Listeners are then transported back to the Middle Ages to hear Pope Urban II urge people to repel the Muslim invasion of the Holy Land and “destroy that vile race” since “it is the will of God”. Then follows a wonderfully stirring Crusaders’ marching hymn, Vexilla regis prodeunt, with a terrific brass and percussion accompaniment which makes them  sound truly invincible – as indeed they are.  Jerusalem falls under their pitiless onslaught and they wade through the blood of their victims to worship at the Holy Sepulchre with the hymn Lucis largitor splendide – a thrilling outpouring of praise full of contrapuntal complexity, which both the adult chorus and the children’s chorus handled with relish and skill. But towards the end of their celebration dissonances appear in the music and one has a premonition that the Christians will not have things their own way for ever.

The next section is as quiet and thought-provoking as the previous one had been loud and triumphant. (Mr Blackford does not spare the use of fff and ffff if he feels the occasion demands it!)  It is a setting of “He deserts this earth like an arrow”, Tom Junod’s evocative description (previously alluded to) of a man falling to earth and certain death as his body accelerates at “32 feet per second as though he were a missile, a spear, bent on attaining his own end”. The words were sung were sung with eloquence and conviction by Paul Nilon above a silvery, ethereal accompaniment. Then it was back to the Middle Ages as people contemplate the destruction around them, implore the Lord to help them and complain that he does not listen to their pleas. Eventually the words dissolve into a hubbub of voices. But then comes more rejoicing  – this time from the Muslims after Saladin defeats the “infidel” and retakes Jerusalem. “The Holy War! The Holy War! Help God and He will help you,” sings baritone Stephen Gadd lustily – but he represents the Muslim cause.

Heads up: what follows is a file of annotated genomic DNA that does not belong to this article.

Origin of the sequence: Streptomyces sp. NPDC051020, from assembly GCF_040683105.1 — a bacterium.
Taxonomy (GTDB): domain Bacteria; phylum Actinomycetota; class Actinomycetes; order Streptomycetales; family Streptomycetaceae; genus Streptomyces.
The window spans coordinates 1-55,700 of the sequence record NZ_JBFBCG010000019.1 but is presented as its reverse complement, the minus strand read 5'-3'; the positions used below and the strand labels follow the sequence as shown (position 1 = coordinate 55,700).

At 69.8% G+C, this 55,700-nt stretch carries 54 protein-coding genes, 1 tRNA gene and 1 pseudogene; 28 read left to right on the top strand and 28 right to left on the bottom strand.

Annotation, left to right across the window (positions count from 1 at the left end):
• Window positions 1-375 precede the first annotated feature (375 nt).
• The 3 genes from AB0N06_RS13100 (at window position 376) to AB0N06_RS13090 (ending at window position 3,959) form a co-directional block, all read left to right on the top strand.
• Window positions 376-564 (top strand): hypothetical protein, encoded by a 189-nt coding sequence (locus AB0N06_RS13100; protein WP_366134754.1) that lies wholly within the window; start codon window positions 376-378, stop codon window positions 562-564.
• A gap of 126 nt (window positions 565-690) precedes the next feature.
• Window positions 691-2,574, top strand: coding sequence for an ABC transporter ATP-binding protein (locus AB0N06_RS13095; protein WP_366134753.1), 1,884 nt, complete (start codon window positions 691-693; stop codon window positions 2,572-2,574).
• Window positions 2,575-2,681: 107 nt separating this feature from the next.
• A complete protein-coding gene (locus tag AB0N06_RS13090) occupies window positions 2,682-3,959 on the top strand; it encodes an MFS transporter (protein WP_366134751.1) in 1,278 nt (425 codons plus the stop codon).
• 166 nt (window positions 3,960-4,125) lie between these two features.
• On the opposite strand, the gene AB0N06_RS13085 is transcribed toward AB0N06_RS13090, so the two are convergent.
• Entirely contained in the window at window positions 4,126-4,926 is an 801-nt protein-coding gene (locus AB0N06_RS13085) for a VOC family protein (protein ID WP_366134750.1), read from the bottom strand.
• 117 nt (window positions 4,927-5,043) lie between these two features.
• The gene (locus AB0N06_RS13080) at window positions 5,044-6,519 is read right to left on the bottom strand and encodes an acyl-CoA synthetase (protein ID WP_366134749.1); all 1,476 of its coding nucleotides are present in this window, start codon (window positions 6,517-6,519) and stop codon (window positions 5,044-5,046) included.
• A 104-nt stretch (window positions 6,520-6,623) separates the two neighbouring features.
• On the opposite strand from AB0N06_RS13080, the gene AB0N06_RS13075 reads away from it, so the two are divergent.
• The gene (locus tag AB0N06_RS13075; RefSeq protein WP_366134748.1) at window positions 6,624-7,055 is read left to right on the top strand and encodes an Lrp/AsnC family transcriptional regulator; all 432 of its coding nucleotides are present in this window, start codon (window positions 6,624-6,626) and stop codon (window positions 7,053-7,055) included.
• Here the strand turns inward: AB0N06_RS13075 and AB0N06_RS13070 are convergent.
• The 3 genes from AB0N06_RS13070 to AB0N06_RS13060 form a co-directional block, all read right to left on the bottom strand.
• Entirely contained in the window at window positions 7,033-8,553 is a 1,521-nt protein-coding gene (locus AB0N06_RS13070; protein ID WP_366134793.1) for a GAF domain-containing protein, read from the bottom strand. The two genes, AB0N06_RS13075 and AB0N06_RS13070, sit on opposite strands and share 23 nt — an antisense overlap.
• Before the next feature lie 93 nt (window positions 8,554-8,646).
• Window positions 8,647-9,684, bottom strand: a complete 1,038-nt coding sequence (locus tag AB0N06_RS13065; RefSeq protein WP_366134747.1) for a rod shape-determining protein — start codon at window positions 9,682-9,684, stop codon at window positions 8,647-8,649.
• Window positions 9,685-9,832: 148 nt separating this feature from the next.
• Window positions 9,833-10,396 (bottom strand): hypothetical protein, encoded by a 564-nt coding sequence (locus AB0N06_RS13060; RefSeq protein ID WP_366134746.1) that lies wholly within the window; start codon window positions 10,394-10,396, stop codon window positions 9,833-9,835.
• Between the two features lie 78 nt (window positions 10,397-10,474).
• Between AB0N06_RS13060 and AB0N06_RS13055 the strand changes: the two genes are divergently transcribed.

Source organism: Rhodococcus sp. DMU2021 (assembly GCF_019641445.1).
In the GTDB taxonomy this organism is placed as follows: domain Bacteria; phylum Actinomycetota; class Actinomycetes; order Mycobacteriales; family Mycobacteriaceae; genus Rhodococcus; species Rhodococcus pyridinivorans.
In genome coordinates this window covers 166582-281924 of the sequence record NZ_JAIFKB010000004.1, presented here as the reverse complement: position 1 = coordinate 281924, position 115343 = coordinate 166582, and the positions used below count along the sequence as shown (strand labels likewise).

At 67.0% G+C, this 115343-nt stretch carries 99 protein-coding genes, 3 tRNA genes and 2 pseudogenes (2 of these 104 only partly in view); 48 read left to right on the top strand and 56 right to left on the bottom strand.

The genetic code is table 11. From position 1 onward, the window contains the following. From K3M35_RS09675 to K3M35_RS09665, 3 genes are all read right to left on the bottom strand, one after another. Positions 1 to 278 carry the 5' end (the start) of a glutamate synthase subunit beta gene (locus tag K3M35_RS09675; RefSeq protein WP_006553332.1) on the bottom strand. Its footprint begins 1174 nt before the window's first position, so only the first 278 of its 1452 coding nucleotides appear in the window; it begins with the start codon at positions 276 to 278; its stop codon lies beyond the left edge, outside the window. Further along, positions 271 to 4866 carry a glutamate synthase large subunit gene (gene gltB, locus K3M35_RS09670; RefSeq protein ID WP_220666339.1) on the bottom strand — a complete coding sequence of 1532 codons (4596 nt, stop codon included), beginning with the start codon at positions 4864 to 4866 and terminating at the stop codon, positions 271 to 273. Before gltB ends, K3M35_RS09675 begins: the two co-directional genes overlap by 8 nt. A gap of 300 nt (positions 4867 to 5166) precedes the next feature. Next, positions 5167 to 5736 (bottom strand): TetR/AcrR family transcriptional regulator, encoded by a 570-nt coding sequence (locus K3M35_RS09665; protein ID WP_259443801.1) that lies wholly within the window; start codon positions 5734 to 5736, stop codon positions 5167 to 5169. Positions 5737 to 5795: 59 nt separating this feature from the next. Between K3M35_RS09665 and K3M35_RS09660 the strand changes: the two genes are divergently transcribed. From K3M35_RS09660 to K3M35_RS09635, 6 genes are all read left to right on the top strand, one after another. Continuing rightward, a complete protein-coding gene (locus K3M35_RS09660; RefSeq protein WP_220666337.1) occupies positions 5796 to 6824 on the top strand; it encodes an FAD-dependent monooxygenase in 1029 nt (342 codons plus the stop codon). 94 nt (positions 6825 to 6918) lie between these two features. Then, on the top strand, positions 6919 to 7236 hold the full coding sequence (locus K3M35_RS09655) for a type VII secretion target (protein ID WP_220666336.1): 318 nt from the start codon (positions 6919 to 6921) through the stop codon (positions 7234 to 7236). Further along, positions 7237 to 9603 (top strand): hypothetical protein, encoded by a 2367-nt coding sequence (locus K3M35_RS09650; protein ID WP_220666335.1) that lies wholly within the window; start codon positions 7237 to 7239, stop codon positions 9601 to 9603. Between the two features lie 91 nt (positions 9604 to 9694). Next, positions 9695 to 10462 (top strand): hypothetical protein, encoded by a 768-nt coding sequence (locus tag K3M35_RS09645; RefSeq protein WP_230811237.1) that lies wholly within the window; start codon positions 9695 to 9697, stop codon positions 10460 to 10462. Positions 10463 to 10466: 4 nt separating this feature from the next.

So whose side is God on – ours or theirs? Well, it would seem that he is not one for taking sides but favours the peace-makers, if President Obama’s speech to students at Cairo University is anything to go by.  The final section of the piece is devoted to this speech in which Obama insists that “violence is a dead-end” and quotes from three holy books – the Talmud, the Quran and the Bible – to prove his point.

I could easily digress into politics or theology at this juncture, but will desist. But I hope I have shown that Not in Our Time is an ingenious and provocative work which raises important issues for our time. Apart from that it is very strong and varied musically with some imaginative orchestration and really challenging items for the chorus to get their teeth into.

The Bournemouth Symphony Chorus, who commissioned the work for their centenary this year, have gained plenty of expertise over the years – it certainly showed at this splendid  performance – and their junior offshoot were also remarkably accomplished. Gavin Carr on the conductor’s rostrum welded his large forces together into a very convincing ensemble and the two soloists proved excellent in their respective roles.

Richard Blackford has composed a work which is stimulating both musically and intellectually – not all choral pieces are! – and choral societies who appreciate a challenge should be vying with each other to perform it. It proved a magnificent climax to a concert inspired by the tragic events of a decade ago and deservedly received a standing ovation.

Roger Jones